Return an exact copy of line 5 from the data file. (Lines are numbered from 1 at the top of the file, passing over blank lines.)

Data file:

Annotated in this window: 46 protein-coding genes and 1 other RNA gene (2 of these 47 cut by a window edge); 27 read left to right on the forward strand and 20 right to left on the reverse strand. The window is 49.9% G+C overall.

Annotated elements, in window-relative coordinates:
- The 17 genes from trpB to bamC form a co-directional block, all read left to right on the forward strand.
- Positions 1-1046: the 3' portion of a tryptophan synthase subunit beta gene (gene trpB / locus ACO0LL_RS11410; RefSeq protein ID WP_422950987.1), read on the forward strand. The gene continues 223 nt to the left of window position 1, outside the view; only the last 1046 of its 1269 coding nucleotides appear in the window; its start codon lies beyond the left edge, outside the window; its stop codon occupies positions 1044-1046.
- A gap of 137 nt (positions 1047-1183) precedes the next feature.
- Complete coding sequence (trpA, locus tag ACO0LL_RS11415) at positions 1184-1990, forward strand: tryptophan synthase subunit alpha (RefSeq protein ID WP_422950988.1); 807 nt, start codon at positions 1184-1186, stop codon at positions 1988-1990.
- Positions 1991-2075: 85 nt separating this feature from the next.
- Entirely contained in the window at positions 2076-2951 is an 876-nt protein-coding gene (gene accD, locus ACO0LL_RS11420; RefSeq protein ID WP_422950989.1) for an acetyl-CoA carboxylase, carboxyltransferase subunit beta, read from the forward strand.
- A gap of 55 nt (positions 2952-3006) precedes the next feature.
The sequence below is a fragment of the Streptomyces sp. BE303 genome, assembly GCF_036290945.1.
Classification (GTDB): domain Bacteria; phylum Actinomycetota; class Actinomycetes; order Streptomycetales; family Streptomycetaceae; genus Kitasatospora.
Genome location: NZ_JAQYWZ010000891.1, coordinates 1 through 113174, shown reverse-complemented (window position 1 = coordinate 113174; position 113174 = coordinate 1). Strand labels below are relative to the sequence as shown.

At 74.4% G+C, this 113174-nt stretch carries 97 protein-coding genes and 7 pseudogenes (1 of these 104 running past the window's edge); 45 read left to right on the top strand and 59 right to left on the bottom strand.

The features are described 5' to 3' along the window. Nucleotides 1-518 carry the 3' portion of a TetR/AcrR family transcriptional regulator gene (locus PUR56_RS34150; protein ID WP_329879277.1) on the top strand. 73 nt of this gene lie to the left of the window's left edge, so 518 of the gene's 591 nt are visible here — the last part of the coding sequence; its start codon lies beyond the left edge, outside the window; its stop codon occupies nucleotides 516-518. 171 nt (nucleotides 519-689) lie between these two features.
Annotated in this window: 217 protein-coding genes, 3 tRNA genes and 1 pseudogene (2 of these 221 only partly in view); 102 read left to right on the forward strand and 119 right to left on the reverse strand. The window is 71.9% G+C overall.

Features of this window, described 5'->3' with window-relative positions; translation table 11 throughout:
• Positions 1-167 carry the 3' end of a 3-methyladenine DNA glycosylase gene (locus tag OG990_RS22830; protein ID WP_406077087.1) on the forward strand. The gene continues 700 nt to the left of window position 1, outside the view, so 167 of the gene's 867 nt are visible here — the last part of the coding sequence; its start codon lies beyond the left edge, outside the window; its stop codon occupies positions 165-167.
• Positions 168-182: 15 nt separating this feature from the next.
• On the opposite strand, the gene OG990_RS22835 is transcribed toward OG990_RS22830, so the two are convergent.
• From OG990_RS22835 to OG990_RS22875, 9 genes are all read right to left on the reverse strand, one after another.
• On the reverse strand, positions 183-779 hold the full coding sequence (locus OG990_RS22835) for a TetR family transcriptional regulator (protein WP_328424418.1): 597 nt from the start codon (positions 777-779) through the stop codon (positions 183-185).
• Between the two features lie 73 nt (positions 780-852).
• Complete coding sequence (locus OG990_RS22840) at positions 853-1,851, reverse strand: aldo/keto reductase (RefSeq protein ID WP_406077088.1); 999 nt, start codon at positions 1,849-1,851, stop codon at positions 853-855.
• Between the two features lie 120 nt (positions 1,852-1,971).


- A gap of 137 nt (positions 1047-1183) precedes the next feature.